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About the Dean: Richard Scheines

Richard Scheines, Dean of the Dietrich College

With his experience in interdisciplinary research and education — the heart of a liberal arts education, Richard Scheines is leading Carnegie Mellon University's Dietrich College of Humanities and Social Sciences as it continues to use research and education to solve problems and impact society.

Scheines, professor of philosophy, built his career on crossing academic disciplines and brings that approach to the Office of the Dean.

“The reason you go into academics is that you're curious, and you like the stimulation and the activity of working with ideas," Scheines said. “At the dean's level, I hope to find opportunities to seed projects that involve faculty from humanities and social sciences as well as other parts of the university.”

Before becoming dean of the Dietrich College in July 2014, Scheines served as head of the Department of Philosophy since 2005. In that role, he led the department to distinction with a focus on research that directly connects to a wide array of other fields, including computer science, math, statistics, brain science, medical ethics and psychology. Under his leadership, the department more than tripled its external research funding, strengthened its global reputation and attracted and retained the highest quality faculty and students.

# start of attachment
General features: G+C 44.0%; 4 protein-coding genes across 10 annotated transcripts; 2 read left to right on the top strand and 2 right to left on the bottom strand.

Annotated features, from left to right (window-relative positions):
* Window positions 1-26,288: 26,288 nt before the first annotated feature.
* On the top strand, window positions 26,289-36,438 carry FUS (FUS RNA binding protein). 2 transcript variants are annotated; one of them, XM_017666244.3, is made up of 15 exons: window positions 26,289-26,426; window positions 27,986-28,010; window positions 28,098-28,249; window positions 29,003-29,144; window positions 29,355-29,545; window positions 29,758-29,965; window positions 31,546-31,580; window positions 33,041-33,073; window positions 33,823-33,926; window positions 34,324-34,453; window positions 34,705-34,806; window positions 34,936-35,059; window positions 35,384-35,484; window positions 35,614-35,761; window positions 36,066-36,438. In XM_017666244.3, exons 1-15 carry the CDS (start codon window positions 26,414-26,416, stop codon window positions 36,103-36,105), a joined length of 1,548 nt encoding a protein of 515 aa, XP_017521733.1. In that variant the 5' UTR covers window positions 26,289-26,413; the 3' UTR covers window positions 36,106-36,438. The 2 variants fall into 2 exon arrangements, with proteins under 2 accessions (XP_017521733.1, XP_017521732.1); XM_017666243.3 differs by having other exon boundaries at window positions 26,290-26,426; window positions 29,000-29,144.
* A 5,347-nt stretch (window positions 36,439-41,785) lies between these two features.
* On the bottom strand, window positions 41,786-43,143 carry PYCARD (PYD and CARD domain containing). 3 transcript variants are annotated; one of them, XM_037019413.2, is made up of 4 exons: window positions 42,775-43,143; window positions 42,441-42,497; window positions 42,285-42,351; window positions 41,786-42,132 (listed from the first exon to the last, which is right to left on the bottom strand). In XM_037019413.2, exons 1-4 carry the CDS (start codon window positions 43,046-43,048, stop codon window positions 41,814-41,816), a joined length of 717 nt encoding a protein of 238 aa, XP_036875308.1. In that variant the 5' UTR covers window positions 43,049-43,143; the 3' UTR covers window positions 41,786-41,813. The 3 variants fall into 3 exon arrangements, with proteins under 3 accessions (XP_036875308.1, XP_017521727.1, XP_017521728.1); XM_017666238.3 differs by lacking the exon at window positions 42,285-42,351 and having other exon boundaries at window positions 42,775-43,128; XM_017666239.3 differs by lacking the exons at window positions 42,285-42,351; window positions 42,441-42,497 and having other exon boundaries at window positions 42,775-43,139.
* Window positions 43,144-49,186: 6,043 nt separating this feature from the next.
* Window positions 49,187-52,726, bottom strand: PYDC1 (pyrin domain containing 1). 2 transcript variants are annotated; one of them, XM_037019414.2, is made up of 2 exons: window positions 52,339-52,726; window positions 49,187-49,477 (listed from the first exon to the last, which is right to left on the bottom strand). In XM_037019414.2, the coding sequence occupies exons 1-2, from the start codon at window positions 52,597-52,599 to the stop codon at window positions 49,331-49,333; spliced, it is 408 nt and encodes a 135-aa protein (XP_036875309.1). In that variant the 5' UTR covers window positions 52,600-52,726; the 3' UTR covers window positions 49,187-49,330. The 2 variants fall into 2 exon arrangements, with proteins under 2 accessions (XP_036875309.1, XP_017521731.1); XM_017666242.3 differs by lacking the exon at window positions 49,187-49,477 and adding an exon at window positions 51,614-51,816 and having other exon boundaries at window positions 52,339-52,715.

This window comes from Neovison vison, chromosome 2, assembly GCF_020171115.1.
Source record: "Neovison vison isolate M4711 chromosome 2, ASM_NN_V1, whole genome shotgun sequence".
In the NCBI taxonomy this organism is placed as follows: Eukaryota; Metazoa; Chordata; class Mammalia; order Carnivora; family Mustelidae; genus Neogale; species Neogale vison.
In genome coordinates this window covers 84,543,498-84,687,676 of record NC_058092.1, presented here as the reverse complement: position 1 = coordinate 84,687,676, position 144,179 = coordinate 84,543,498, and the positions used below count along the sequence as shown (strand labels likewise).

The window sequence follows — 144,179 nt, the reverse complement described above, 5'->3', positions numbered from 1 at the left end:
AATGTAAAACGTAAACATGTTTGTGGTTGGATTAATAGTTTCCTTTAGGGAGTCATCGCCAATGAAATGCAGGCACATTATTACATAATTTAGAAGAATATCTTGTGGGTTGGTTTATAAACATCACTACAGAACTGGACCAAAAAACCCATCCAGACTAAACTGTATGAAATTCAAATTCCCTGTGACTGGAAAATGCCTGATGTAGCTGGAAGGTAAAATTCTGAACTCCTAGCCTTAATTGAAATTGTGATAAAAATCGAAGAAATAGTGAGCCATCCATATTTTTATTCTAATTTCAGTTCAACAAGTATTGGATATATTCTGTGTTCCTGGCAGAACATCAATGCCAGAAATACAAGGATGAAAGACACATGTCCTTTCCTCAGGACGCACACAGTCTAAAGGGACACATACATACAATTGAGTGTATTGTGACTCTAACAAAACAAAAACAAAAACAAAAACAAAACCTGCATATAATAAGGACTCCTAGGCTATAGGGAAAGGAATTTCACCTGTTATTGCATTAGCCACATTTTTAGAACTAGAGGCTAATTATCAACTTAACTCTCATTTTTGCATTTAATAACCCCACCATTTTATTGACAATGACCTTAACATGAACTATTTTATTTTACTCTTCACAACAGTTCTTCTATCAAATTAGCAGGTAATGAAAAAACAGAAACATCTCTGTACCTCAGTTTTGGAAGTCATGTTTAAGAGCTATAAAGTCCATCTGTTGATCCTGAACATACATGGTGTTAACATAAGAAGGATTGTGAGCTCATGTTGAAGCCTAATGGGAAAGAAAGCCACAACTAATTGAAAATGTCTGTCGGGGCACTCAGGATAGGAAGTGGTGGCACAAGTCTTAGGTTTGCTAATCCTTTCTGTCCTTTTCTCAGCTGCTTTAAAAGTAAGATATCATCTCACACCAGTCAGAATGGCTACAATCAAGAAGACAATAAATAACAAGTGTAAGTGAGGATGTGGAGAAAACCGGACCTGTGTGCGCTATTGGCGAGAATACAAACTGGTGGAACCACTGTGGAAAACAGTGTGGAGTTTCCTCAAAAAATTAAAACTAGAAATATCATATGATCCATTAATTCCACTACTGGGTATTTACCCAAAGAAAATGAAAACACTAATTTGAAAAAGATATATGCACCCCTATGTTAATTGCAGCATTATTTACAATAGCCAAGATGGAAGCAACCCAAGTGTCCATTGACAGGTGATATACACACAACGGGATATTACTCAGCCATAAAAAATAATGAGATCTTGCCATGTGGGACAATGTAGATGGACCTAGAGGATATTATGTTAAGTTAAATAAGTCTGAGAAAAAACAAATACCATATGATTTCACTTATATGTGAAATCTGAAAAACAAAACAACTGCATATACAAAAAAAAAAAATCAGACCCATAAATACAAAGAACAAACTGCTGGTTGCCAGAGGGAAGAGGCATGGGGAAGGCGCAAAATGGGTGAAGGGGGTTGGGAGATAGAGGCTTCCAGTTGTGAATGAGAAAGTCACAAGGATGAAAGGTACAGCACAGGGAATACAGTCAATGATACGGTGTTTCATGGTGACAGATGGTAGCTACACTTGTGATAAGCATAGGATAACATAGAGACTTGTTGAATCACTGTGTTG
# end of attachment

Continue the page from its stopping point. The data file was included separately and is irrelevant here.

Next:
He also was instrumental in working to establish a new Center for Formal Epistemology, which collaborates with similar centers at Stanford University and in Europe and Japan. Additionally, he is credited with helping to create the Patrick Suppes Chair — now held by Wilfried Sieg — developing a new interdisciplinary major in linguistics, and working with the Department of History to upgrade the ethics, history and public policy major.

Scheines joined the CMU faculty in 1990 and has additional appointments in the Machine Learning Department and Human-Computer Interaction Institute (HCII). His research focuses on causal discovery, the philosophy of social science, and educational technology and online courses. With CMU's Peter Spirtes and Clark Glymour, Scheines pioneered the development of the modern theory of statistical causal models, which have been successfully applied in fields from genetics to climate modeling, brain imaging to social psychology and educational research to economics. He led the design of the undergraduate major in human-computer interaction, and, with the late Steven Klepper, he redesigned a core methods course in social and decision sciences that received honorable mention in the American Statistical Association's Causality in Statistics Education Awards.